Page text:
Immigrants: Turn Around Where Possible


British party leaders’ negative stance towards immigration is threatening the nation’s attempts at economic recovery. Leaders and voters alike need to reassess their policy.


Ever since the ‘Empire Windrush’ first docked in London on the 22nd June 1948 (carrying onboard thousands of West Indians), immigrants have played a huge role in shaping our society and economy. However, housing segregation, xenophobia and downright unmitigated self-interest soon took hold in a popular movement to quash immigration and these have hardly subsided since. Theresa May’s immigration bill, supported in intent by both the Labour party and the Liberal Democrat party, is typical in its attempt to quell both dissent within the Conservative party and, more importantly, with the public which is becoming increasingly preoccupied with keeping foreign people out.


Why are leaders so adamant on reducing immigration?


Politically, a promise of greater constraints on immigration seems fair; the United Kingdom Independence Party is swiping away at the traditional Tory support base and polarising immigration policy among the parties. Given that stories of supposed manipulations of our welfare system by immigrants are incessantly streaked across the newspapers in thick, black ink, it is no wonder that the public see immigration as harmful for Britain. It is political suicide to even contest that these people should not get equal access to our public services and institutions, merely because of their having been born in a country perceived to be too incompetent to sufficiently provide them these services. It is indicative of a serious flaw in our democratic politics that leaders must heed, and even commend, these populists’ hollow rhetoric. Contrarily, they should be leading public opinion regarding these little-understood issues and championing the dissemination of information about it.


The ethical arguments for certain sections of the Home Office’s bill are compelling. These include requiring landlords to check whether tenants are in the UK illegally, banks to assess immigrants’ legal status and to have registrars inform the Home Office of weddings between UK citizens and those from outside Europe (in order to identify sham marriages). All these measures seem fair in aiming to ensure illegal immigrants are immobile within the system. However, not only would this create horrendous bureaucracy, it would be incredibly difficult to enforce. Instead, there should be a more thorough border police and a reintroduction of exit checks. The best solution to reducing illegal immigration is to increase the ability for foreigners to get in legally. The coalition aims to drive net immigration to below 100,000 per year. In line with this aim, there was a 20% drop in student visas issued to foreign nationals, falling primarily upon Indian and Pakistani students[1]. Whilst increasing numbers of Chinese students are studying abroad, the United States is being chosen as the preferred choice of destination. In similar vein, there were 3% and 11% falls in work-related visas issued and permissions to stay permanently. These reductions are all either partly or directly attributable to government policy. Is this justifiable, economically?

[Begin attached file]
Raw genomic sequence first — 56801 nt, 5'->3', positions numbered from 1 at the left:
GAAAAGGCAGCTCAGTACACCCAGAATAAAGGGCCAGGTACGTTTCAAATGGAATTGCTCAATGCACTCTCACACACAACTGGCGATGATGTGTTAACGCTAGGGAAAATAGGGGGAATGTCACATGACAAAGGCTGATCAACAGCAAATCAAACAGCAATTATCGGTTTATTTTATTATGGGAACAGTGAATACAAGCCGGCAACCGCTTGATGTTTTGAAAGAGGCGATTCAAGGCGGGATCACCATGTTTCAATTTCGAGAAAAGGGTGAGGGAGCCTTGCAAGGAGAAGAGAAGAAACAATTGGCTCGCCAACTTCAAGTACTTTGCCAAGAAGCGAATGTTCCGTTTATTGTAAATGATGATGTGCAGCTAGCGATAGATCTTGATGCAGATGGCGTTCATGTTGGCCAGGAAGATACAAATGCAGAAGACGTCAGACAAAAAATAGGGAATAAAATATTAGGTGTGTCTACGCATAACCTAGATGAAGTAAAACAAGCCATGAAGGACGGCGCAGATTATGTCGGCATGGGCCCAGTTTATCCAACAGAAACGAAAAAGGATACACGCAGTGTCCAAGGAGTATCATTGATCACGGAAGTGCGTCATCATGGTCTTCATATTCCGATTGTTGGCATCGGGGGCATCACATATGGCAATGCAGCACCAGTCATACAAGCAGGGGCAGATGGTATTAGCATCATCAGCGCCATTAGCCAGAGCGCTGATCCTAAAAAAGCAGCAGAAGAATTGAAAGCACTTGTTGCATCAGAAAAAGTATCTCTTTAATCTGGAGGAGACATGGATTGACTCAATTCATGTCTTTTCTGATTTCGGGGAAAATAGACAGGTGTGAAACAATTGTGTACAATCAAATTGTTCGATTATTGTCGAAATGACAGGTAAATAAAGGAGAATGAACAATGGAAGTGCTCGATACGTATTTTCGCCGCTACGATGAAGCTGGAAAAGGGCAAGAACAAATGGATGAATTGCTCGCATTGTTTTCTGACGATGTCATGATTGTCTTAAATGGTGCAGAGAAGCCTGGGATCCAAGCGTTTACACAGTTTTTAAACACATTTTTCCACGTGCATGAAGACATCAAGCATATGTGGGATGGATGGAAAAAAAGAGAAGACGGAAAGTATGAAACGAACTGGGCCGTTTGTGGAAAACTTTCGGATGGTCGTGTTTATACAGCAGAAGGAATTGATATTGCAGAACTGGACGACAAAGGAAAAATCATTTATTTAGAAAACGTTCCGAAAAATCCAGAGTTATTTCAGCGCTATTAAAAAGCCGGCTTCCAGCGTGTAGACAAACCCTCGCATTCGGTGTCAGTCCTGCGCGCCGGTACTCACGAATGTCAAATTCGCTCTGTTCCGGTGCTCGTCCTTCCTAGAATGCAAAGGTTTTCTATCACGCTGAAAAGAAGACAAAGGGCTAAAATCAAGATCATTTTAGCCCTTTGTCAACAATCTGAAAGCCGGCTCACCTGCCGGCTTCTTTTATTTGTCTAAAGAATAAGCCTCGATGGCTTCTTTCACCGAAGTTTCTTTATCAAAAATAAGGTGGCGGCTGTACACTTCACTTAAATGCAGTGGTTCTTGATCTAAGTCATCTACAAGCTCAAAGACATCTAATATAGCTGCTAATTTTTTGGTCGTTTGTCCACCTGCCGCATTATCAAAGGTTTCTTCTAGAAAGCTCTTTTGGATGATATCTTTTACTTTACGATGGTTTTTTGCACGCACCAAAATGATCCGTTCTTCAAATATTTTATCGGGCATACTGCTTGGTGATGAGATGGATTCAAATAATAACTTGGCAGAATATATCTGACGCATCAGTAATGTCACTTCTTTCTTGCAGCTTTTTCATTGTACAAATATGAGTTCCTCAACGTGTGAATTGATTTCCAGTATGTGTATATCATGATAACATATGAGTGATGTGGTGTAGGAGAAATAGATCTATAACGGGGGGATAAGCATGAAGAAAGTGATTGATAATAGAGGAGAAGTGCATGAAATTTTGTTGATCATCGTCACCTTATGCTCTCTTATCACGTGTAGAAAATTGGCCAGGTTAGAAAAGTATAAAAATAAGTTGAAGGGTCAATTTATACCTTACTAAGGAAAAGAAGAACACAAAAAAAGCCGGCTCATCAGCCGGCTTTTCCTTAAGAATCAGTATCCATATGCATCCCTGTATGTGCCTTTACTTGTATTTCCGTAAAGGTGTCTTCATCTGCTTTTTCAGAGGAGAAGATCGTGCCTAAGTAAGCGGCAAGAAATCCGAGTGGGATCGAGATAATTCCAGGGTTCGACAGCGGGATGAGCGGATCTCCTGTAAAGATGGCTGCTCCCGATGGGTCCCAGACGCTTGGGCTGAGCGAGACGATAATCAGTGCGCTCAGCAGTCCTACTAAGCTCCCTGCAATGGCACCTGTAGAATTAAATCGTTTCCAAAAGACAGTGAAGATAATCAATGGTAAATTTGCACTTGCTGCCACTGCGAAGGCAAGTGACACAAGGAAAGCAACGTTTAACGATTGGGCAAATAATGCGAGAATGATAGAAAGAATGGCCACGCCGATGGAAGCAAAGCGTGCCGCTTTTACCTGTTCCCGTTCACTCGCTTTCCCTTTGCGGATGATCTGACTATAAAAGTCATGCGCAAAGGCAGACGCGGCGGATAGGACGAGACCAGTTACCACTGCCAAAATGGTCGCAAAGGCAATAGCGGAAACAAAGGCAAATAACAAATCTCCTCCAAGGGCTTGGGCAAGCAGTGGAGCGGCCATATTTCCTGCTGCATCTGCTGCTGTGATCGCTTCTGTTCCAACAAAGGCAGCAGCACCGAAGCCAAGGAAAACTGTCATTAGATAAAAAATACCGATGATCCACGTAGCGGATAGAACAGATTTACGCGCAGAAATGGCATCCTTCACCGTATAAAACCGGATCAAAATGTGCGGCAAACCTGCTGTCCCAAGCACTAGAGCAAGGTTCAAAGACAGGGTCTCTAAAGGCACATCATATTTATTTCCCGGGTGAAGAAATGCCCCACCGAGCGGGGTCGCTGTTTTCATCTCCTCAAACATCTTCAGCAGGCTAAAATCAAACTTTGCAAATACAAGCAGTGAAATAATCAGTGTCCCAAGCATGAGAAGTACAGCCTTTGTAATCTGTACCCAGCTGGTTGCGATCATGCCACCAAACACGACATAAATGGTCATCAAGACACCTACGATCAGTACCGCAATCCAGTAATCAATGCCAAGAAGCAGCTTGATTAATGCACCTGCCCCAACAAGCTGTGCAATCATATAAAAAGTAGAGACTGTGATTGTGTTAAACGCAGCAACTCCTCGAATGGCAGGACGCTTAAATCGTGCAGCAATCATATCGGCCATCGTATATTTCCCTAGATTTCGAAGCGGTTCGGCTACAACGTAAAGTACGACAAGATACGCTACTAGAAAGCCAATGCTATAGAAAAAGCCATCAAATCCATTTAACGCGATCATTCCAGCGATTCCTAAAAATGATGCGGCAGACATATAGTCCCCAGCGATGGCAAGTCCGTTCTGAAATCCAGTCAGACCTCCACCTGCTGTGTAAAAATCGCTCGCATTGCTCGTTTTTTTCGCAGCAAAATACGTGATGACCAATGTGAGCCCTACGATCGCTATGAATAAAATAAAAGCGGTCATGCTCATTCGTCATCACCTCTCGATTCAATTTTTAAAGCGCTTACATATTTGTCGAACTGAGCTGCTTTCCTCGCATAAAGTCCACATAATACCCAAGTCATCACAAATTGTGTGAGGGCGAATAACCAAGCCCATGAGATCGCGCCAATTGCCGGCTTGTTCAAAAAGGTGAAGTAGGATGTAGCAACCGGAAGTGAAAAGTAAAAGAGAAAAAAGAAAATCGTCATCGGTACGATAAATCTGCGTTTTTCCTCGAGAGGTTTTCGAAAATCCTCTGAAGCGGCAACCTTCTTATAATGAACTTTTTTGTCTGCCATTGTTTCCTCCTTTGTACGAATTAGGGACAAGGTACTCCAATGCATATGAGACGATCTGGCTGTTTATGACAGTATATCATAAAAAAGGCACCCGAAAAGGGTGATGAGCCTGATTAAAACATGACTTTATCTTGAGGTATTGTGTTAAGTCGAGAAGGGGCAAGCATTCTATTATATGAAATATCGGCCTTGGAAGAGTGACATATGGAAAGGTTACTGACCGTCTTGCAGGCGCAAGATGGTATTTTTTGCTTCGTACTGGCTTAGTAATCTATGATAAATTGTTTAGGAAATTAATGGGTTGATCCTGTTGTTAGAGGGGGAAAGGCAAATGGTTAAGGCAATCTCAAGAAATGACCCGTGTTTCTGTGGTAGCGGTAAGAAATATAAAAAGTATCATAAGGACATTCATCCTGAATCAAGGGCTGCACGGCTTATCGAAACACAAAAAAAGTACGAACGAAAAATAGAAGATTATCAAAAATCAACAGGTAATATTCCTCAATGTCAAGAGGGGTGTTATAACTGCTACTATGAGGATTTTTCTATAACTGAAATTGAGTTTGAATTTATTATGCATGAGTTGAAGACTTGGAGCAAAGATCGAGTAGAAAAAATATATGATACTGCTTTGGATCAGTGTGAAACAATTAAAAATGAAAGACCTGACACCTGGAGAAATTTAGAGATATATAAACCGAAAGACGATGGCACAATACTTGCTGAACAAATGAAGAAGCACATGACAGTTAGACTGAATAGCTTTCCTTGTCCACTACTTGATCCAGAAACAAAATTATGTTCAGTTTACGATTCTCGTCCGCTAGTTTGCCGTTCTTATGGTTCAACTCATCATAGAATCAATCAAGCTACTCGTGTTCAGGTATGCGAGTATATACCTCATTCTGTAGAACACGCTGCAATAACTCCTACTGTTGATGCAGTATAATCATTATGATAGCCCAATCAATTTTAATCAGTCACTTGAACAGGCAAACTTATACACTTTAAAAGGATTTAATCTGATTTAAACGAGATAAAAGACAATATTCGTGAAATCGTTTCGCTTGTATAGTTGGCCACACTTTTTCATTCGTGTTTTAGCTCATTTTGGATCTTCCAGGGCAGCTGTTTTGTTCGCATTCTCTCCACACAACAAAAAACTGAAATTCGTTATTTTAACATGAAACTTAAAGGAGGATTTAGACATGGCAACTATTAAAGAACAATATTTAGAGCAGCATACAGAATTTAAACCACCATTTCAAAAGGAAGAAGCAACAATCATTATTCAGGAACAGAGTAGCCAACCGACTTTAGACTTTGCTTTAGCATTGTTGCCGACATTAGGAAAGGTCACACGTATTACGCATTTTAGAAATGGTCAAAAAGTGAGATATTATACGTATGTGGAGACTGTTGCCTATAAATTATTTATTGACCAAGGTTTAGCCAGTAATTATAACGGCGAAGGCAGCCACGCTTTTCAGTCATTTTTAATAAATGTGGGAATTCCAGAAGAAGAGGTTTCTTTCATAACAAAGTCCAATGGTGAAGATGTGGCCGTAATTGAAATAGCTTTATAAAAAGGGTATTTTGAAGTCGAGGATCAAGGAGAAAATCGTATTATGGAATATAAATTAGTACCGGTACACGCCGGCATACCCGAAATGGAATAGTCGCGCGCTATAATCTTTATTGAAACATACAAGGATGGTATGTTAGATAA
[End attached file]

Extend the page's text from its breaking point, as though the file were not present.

Economic Benefits of Immigration


There are several economic benefits of increased immigration to Britain. Firstly, a foreign student coming to the UK to study pays a higher tuition fee than home students. This allows universities to invest the additional income in upgrading facilities, carrying out better research, hiring more staff etc. Furthermore, the student spends in the domestic economy for things such as food and accommodation, which pays local residents’ wages (with a multiplier effect). Thus, by increasing the number of overseas students, the budget deficit can be reduced as a result of them contributing to the public purse. Now, granted, a foreign student, by nature of being human, requires living space and thus deprives existing residents of such space. However, this should not stop the immigrant who, after all, becomes as much a part of society as the native. Rather, this indicates the need for more housing. Whether this is appropriate in the context of the current fiscal crisis and whether it is possible in areas that are hotspots for foreign students, such as London, is a matter beyond the confines of this article. Nevertheless, it can be argued that the income provided by the foreign students is enough to pay for an expansion of services and amenities such as the NHS, the police force, housing developments, etc.